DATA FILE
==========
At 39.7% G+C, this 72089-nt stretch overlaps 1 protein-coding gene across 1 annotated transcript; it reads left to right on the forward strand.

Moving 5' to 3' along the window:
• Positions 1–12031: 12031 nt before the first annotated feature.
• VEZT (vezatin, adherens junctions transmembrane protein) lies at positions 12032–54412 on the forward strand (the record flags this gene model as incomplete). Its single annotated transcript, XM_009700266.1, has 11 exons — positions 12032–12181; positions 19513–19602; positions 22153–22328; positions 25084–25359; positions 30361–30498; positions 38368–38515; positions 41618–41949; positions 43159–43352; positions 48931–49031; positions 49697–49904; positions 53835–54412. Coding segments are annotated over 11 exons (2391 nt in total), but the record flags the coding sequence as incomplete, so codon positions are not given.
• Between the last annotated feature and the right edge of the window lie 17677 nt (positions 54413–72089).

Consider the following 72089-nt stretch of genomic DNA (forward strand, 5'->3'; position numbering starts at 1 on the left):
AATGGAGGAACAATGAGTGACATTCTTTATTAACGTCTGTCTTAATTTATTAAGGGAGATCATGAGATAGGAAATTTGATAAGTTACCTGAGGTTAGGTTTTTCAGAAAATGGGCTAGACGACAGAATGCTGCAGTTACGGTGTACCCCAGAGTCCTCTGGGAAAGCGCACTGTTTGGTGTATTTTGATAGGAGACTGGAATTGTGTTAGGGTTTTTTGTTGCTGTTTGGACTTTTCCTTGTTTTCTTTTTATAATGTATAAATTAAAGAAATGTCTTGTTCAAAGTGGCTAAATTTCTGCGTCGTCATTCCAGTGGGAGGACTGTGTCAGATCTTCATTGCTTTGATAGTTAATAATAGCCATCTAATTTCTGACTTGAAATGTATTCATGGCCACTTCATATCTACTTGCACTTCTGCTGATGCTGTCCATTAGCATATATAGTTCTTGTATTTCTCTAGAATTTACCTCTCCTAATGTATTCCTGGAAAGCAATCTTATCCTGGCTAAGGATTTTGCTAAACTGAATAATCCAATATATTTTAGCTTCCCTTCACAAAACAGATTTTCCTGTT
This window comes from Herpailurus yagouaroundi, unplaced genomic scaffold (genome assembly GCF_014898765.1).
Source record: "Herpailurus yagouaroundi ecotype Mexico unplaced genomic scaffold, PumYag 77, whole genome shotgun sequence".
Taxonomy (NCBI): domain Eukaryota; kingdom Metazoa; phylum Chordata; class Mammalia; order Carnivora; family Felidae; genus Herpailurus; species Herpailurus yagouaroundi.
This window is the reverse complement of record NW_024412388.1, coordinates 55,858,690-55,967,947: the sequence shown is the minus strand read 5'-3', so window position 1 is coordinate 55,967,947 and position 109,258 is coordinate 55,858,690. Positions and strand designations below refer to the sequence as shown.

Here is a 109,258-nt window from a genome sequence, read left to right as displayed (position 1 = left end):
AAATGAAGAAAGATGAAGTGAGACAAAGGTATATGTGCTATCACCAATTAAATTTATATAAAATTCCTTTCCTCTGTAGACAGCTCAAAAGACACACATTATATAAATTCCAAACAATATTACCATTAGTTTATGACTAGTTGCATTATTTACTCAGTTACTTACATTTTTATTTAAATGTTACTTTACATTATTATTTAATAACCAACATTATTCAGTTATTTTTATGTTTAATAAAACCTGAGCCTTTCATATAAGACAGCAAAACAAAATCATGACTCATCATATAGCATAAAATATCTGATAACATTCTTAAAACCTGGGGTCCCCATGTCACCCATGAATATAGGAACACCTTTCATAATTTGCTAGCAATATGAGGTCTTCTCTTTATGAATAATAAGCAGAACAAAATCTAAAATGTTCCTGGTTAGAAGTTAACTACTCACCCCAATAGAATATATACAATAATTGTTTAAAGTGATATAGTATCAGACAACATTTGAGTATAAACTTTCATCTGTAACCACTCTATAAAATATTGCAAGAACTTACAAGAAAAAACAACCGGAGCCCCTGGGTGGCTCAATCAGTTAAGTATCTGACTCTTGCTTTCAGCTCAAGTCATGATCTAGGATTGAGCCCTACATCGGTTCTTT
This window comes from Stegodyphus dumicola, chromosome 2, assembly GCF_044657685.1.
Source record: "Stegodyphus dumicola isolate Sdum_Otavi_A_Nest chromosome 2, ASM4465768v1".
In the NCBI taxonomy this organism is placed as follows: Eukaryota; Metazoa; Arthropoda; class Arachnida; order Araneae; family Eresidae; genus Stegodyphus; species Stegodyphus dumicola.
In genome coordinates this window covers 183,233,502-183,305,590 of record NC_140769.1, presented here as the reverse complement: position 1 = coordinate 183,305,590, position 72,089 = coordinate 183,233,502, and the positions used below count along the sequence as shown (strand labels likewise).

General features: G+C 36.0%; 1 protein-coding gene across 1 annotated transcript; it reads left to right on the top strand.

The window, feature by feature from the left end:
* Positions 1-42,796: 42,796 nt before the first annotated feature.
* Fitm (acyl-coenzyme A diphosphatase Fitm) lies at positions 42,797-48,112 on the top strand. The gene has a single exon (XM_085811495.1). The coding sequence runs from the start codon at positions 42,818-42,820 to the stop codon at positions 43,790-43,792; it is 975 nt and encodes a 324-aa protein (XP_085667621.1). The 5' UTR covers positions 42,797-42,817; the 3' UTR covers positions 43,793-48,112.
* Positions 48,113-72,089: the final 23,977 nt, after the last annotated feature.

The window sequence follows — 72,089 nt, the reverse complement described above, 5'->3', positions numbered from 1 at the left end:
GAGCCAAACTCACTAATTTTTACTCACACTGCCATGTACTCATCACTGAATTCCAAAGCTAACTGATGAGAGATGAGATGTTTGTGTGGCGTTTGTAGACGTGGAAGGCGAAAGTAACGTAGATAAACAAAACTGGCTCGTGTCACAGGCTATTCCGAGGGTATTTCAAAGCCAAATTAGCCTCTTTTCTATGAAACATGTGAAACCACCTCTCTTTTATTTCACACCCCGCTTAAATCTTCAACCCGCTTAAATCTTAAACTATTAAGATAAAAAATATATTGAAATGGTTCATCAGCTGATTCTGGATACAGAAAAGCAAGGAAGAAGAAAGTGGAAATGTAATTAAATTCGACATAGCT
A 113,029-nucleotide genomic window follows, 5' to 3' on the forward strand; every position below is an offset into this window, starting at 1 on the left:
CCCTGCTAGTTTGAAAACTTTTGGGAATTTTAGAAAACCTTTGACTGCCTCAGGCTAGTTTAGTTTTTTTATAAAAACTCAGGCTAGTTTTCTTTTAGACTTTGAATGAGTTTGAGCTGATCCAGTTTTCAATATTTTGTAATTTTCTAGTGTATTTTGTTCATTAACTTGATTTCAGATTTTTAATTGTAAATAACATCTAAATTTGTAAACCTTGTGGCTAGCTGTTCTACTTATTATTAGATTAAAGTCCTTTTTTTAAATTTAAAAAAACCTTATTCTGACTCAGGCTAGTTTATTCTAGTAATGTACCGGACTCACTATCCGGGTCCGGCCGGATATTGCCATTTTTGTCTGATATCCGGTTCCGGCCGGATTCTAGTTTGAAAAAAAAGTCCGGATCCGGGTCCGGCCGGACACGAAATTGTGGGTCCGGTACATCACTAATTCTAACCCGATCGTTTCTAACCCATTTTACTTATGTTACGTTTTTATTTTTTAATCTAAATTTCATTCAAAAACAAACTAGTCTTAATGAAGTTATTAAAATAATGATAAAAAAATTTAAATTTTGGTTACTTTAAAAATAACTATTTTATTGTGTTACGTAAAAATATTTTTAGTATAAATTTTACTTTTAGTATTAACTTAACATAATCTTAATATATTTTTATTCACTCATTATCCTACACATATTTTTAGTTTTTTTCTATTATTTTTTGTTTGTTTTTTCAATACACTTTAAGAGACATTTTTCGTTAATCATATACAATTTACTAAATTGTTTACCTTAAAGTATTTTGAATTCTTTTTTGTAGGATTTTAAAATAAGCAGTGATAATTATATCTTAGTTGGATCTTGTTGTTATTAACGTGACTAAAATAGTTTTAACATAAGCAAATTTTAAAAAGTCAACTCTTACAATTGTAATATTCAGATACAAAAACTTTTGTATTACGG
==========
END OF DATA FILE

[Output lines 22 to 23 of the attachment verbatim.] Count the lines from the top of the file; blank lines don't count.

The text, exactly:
* Positions 48,113-72,089: the final 23,977 nt, after the last annotated feature.

The window sequence follows — 72,089 nt, the reverse complement described above, 5'->3', positions numbered from 1 at the left end: